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“Bite-Size Bits of Local, National, and Global History”
“Bite-Size Bits of Local, National, and Global History”
Near Fort Washington in Prince George's County, Maryland — The American Northeast (Mid-Atlantic)
 

15-inch Rodman Smoothbore

Civil War Defenses of Washington

 
 
15-inch Rodman Smoothbore Marker image. Click for full size.
By Allen C. Browne
1. 15-inch Rodman Smoothbore Marker
This 2019 replacement marker has substantially the same text as the original.
Inscription.  
Monumental in size, these two immense guns stood as sentinels ready to repel an attack on the nation's capital. With their extended range and commanding location above the river, they were the key defensive feature of the fort. Because of their formidable weight, the guns have remained on this site since their installation in 1864. They were re-mounted on new carriages in the 1980s.
 
Erected by National Park Service, U.S. Department of the Interior.
 
Location. 38° 46.076′ N, 77° 1.759′ W. Marker is near Fort Washington, Maryland, in Prince George's County. Marker can be reached from the intersection of Fort Foote Road and Jessica Drive, on the right when traveling south. Touch for map. Located inside the Fort Foote Park. Marker is at or near this postal address: 8915 Fort Foote Road, Fort Washington MD 20744, United States of America. Touch for directions.
 
Other nearby markers. At least 8 other markers are within 2 miles of this marker, measured as the crow flies. Northwest Bastion (within shouting distance of this marker); The Defenses of Washington (within shouting distance of this marker); King's Depression Carriage
Rodman smoothbore at Battery Rodgers, Alexandria, Virginia, 1864 image. Click for full size.
By Andrew J. Russell, May 18, 1864
2. Rodman smoothbore at Battery Rodgers, Alexandria, Virginia, 1864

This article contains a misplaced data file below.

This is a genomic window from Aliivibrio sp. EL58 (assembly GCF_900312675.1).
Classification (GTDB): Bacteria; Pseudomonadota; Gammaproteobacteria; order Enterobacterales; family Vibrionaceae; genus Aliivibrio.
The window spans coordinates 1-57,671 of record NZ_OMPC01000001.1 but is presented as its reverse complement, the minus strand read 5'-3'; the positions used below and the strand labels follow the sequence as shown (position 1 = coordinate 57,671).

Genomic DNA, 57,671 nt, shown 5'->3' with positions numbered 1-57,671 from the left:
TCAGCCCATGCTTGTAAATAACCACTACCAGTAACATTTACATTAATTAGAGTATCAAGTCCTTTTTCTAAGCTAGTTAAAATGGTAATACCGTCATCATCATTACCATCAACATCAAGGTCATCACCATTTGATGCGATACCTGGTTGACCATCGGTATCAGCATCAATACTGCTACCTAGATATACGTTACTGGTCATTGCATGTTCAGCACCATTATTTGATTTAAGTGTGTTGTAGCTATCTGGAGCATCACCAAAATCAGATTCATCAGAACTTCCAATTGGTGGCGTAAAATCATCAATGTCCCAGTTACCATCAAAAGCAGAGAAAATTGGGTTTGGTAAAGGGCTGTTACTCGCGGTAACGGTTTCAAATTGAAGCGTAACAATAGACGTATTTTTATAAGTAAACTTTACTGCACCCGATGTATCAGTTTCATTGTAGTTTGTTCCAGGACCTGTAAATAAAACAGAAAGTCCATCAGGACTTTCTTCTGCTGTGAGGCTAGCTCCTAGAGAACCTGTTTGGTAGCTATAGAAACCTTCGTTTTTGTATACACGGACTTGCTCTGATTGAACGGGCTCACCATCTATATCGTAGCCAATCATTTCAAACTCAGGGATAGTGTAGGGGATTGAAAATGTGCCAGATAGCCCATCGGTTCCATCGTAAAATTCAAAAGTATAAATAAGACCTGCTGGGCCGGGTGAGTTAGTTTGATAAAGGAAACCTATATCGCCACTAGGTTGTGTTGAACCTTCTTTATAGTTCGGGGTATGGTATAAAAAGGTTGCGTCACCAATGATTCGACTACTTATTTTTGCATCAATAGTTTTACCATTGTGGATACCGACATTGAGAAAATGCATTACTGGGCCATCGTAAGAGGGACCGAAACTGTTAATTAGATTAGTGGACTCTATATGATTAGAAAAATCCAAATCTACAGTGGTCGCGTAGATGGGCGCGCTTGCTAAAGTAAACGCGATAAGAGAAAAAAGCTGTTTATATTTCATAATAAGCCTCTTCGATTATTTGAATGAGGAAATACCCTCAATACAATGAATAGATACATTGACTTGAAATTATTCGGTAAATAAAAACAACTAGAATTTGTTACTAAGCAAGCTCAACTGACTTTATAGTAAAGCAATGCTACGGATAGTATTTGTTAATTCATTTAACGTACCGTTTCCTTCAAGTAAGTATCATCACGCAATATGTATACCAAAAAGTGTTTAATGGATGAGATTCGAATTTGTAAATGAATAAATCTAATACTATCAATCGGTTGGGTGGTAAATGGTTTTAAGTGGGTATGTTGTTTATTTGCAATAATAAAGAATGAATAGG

Innovative technology in iron gun-casting made it possible to produce these 49,000-pounder guns. They were named after Brigadier General Thomas J. Rodman, who perfected this new technology shortly before the Civil War.
Library of Congress [LC-USZ62-84372]
(within shouting distance of this marker); Fort Foote (about 300 feet away, measured in a direct line); a different marker also named Fort Foote (about 700 feet away); A Fine Improvable Marsh (approx. 0.9 miles away in Virginia); Anatomy of a Tidal Marsh (approx. 1.1 miles away in Virginia); A Place to Rest—or Nest (approx. 1.2 miles away in Virginia). Touch for a list and map of all markers in Fort Washington.
 
Also see . . .
1. Old Marker at this Location. This marker replaced an older one at this location also titled “15-inch Rodman Smoothbore" (Submitted on April 15, 2019.) 

2. Fort Foote. National Park Service (Submitted on April 15, 2019.) 
 
Categories. Forts, CastlesWar, US Civil
 
15-inch Rodman Smoothbore<br>No. 1<br>49392 lb<br>T.J.R.<br>1863 image. Click for full size.
By Allen C. Browne, September 18, 2011
3. 15-inch Rodman Smoothbore
No. 1
49392 lb
T.J.R.
1863
"T.J.R" are the initials of Thomas J. Rodman.
Pit, Flask, Mold, Core-Barrel & Water Pipe image. Click for full size.
Harper's Weekly (via the Internet Archive), 1862
4. Pit, Flask, Mold, Core-Barrel & Water Pipe
This illustration of Rodman's innovative method of casting cannon barrels appeared in Harper's Weekly, Aug. 23, 1862.
Major Thomas J. Rodman image. Click for full size.
5. Major Thomas J. Rodman
15-inch Rodman Smoothbore image. Click for full size.
By Allen C. Browne
6. 15-inch Rodman Smoothbore
To propel the massive 400-pound cannonball, the 15-inch Rodman required a powder charge which exceeded 40 pounds. A well organized crew of fifteen men could load, aim, and fire the 15-inch Rodman every 3 minutes.
Close-up of image on marker
15-Inch Rodman Range Map image. Click for full size.
By Allen C. Browne
7. 15-Inch Rodman Range Map
With a range of three miles the Rodman guns at Fort Foote could easily defend the water approach to Washington.
Close-up of map on marker
 
More. Search the internet for 15-inch Rodman Smoothbore.
 
Credits. This page was last revised on April 16, 2019. This page originally submitted on April 15, 2019, by Allen C. Browne of Silver Spring, Maryland. This page has been viewed 43 times since then. Photos:   1. submitted on April 5, 2019, by Allen C. Browne of Silver Spring, Maryland.   2. submitted on April 15, 2019.   3, 4, 5. submitted on April 15, 2019, by Allen C. Browne of Silver Spring, Maryland.   6, 7. submitted on April 5, 2019, by Allen C. Browne of Silver Spring, Maryland. • Bernard Fisher was the editor who published this page.
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